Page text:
The UK’s Top Heroes and Villains – Walking in Their Footsteps
British history is awash with heroes and villains that have dominated page after page of history books or, as is most likely in 2019, been the subject of many a documentary. From Britain’s world war-winning prime minister, Winston Churchill, to arguably history’s most revered serial killer, Jack the Ripper, this island has seen it all.
If you or your family consider yourselves to be history buffs then why not base your travel around uncovering history? Of course, some pages of history are more gruesome than others so, if your party is to include young children, you may want to pick carefully what passage of history you bring to their attention.
Churchill War Rooms
Hidden beneath the busy streets of Westminster you will find Winston Churchill’s underground bunker, from where the prime minister masterminded the defeat of the Nazi’s in the Second World War. Here, you will be told the stories of what happened in the war rooms between 1939 and 1945 as Churchill and Britain stood firm against Adolf Hitler’s Nazi Germany.
You will quickly learn that these rooms housed far more than political and tactical discussion, with the bunker fitted out with bedrooms where members of the cabinet would spend the night. This is a must for any family, especially with young children, to ensure that arguably the most important chapter in British history is never forgotten.
Jack the Ripper Walking Tour
If it’s a villain you want then lurking around London’s East End in 1888 was one of history’s most gruesome in the form of Jack the Ripper. Five murders are attributed to the killer believed to have been a medical profession, although some experts believe that the murderer could have been responsible for more.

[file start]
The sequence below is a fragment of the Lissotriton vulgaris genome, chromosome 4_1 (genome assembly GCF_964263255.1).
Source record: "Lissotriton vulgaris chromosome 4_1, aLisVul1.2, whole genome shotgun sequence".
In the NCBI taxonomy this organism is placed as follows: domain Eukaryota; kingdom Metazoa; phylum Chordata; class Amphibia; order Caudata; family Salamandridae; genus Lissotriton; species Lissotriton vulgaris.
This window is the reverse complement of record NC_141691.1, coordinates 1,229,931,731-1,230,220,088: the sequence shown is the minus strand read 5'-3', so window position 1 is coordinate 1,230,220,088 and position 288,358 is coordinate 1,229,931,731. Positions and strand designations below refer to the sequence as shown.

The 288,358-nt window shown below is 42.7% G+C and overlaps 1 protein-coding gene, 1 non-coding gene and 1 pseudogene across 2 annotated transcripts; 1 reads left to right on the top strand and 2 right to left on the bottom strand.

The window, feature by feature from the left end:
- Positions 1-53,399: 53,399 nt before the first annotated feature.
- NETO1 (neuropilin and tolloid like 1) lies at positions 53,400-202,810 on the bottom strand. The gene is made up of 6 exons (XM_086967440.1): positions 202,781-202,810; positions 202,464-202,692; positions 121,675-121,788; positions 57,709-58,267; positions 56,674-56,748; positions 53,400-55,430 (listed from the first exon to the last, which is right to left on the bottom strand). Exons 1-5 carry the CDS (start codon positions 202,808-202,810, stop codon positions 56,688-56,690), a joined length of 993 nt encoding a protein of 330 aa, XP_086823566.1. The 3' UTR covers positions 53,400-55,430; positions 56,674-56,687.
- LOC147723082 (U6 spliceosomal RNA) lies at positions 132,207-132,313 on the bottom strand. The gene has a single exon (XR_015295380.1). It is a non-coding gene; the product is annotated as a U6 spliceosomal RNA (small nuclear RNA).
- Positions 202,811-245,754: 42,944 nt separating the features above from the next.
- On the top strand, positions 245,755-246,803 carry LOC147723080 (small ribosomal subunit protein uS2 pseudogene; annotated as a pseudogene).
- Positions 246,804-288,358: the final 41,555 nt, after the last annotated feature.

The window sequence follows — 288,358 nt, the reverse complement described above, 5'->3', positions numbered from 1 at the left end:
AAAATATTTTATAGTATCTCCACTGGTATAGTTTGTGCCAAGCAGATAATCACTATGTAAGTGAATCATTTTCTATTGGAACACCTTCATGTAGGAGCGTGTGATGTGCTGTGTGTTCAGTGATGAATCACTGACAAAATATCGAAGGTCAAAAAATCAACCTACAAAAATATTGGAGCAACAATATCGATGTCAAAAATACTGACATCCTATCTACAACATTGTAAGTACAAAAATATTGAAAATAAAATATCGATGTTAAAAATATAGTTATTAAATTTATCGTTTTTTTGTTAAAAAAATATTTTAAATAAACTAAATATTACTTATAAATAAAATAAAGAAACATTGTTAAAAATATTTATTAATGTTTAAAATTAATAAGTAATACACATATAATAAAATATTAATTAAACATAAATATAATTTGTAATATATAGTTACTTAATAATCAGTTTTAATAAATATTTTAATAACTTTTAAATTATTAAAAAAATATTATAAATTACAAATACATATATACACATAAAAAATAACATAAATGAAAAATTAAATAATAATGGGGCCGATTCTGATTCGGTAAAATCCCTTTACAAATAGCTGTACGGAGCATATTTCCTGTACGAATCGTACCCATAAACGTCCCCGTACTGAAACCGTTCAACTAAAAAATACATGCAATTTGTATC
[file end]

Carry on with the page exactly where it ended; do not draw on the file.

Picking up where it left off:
In Whitechapel, you can find a number of walking tours that you can book yourself on where you will be taken around the crime scenes by a tour guide. This isn’t for the faint of heart, so you will probably be best leaving the little ones at home. Why? You can see here for more information on just how gory the details are.
The Pankhurst Centre
Back to focusing on British heroes and when it comes to campaigning for equality, there is no greater hero than Emmeline Pankhurst, the leader of the Suffragette movement. Born in Moss Side, Manchester, Pankhurst’s northern grit did not allow her to wave the white flag in her assault on the status quo and the search for equal women’s rights.
At the Pankhurst Centre, housed at what used to be her residence where she lived with her two daughters between 1898 and 1907, the parlour that hosted the first meeting of the Women’s Social and Political Union (WSPU) has been maintained. Manchester City Council plans to renovate the Pankhurst Centre so as future generations can take in the message of the great Emmeline Pankhurst over the decades and, hopefully, centuries to come.
Hampton Court Palace
Anyone that beheads not one, but two, of their wives certainly falls into the villain category. Henry VIII was the ruling monarch of England between 1509 and 1547 and was famously desperate for a son to take on the role of heir to the throne.
Henry would get his son, three in fact, in Edward VI (his successor to the throne), Henry, Duke of Cornwall (died aged 52 days) and Henry Fitzroy (an illegitimate son with his mistress Elizabeth Blount). One of the most famous monarchs in British history was certainly no stranger to throwing his weight around and, should you ever visit Hampton Court Palace, the former residency of Henry VIII, you can get can insight into the former King of England.
Disclosure: This is a collaborative post.
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